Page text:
CDC advisors recommend RSV vaccine approval. What it means for older adults

Adults aged 60 and older may receive the vaccine, the panel said.

A respiratory syncytial virus, or RSV, vaccine for older adults could soon be available after an advisory committee for the Centers for Disease Control and Prevention voted to recommend them Wednesday.

During a meeting, the agency's Advisory Committee on Immunization Practices looked at clinical trial data for two vaccines, one by Pfizer and the other by GSK.

Short of a full recommendation, the committee said adults aged 60 and over may get the vaccines based on individual needs and after consultation with a doctor.

The vaccines have already received approval from the U.S. Food and Drug Administration, so the final step is for CDC director Dr. Rochelle Walensky to sign off on the recommendations, which she is expected to do.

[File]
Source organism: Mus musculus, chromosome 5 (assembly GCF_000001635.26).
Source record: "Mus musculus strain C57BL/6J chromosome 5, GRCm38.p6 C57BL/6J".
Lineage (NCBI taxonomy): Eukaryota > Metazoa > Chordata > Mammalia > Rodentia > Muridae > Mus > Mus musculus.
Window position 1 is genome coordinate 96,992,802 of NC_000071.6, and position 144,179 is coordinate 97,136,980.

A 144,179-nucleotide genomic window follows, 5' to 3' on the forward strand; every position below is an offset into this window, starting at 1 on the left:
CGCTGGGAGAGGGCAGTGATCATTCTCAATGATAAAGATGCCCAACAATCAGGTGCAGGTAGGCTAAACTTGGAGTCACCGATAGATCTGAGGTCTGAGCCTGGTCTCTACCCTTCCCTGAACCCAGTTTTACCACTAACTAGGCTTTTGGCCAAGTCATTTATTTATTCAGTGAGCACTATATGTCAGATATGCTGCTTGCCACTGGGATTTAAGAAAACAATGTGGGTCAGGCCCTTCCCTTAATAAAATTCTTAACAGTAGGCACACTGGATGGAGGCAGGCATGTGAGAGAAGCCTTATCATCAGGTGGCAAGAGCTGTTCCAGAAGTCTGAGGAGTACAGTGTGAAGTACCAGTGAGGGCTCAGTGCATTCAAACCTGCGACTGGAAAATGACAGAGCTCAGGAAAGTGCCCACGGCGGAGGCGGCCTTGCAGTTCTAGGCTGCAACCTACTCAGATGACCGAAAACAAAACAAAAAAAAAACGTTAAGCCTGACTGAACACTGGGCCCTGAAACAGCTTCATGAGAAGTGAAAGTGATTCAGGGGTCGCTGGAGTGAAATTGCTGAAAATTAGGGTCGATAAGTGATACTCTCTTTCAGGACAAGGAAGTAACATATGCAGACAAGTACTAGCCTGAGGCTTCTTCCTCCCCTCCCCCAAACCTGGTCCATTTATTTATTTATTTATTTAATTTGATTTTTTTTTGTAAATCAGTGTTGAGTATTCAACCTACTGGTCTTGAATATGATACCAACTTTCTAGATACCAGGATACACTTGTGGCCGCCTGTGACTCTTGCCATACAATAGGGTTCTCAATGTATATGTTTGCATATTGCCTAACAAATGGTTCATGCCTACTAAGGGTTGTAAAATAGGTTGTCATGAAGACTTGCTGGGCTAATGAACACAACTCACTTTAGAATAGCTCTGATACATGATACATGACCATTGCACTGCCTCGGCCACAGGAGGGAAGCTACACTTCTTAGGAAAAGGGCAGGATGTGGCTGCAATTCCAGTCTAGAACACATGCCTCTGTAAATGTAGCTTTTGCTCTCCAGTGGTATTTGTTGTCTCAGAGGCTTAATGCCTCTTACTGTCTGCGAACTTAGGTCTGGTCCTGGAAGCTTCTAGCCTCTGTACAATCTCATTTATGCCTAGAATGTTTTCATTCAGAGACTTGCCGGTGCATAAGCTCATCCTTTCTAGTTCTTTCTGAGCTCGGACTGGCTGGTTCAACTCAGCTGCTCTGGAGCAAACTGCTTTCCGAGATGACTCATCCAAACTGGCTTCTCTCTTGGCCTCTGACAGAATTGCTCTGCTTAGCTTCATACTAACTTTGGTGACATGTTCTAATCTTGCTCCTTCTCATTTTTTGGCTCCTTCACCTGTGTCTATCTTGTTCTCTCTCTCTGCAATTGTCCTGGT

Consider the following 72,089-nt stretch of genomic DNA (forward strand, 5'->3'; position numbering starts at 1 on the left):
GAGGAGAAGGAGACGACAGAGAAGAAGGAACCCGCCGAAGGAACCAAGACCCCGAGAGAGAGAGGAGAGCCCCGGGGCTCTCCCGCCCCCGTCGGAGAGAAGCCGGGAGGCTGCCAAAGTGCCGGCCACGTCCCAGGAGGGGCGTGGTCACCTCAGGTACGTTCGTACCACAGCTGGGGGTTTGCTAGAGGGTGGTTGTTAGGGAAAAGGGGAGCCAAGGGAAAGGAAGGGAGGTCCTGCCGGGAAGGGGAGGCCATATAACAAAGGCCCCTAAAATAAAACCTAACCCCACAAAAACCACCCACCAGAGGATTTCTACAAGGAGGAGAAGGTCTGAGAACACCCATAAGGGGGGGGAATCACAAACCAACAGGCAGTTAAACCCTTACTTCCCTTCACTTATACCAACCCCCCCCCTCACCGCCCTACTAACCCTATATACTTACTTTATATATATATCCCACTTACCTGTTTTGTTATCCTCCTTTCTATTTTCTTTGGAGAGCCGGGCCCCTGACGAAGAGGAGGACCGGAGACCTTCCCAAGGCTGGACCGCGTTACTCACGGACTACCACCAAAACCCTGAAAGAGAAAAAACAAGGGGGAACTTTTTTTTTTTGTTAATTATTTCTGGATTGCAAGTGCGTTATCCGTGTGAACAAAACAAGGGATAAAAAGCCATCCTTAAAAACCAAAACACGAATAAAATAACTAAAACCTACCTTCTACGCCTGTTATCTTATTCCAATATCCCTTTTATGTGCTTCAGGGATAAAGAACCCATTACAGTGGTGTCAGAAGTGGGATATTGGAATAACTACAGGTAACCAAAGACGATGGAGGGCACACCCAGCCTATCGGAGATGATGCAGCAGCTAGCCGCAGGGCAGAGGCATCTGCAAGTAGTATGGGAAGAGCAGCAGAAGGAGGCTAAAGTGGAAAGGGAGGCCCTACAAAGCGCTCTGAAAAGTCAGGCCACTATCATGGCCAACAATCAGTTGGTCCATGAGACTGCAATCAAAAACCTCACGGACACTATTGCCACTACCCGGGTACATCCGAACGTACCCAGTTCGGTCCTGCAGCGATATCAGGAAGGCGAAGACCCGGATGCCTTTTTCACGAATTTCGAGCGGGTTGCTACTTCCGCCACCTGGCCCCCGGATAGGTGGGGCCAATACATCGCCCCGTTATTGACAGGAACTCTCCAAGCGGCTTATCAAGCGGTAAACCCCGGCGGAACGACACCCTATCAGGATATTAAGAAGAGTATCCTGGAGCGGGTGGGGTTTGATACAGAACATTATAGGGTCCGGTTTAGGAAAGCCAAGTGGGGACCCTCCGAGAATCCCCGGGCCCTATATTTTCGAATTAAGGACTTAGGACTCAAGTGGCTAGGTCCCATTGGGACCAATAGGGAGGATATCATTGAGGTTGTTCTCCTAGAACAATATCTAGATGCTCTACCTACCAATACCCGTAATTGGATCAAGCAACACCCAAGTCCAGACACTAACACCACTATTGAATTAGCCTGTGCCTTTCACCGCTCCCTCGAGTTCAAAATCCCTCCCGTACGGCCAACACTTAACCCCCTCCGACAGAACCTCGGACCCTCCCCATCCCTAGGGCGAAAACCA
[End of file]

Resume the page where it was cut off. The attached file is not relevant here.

Here's what the panel's vote could mean for older Americans:

Why is RSV so dangerous for older adults?

RSV can affect people of all ages, though some age groups are at higher risk, including adults aged 65 and older -- particularly those with chronic lung or heart conditions and weakened immune systems -- according to the CDC.

Most people develop mild infections with symptoms including coughing, runny nose and fever, but, in some cases, people may need to be hospitalized if they are having trouble breathing or are dehydrated.

So far, during the 2022-23 season, there have been 67.5 RSV-associated hospitalizations per 100,000 people for senior citizens, according to CDC data.

PHOTO: A general view of the Center for Disease Control headquarters is seen in Atlanta, Aug. 6, 2022.
A general view of the Center for Disease Control headquarters is seen in Atlanta, Aug. 6, 2022.
Nathan Posner/Anadolu Agency via Getty Images, FILE

This figure is much higher than usual, with CDC data going back to the 2016-17 season showing the cumulative rate has never been higher 31.5 per 100,000 at this point in the season for older adults.

Between 60,000 to 160,000 older adults in the U.S. are hospitalized due to RSV every year and 6,000 to 10,000 of them die, the CDC said.

"There is no really effective treatment for [RSV] in terms of antivirals," Dr. Paul Goepfert, a professor of medicine in the University of Alabama at Birmingham Hospital division of infectious diseases, told ABC News. "So really the only treatment is supportive management, so ideally what you want to do is prevent it."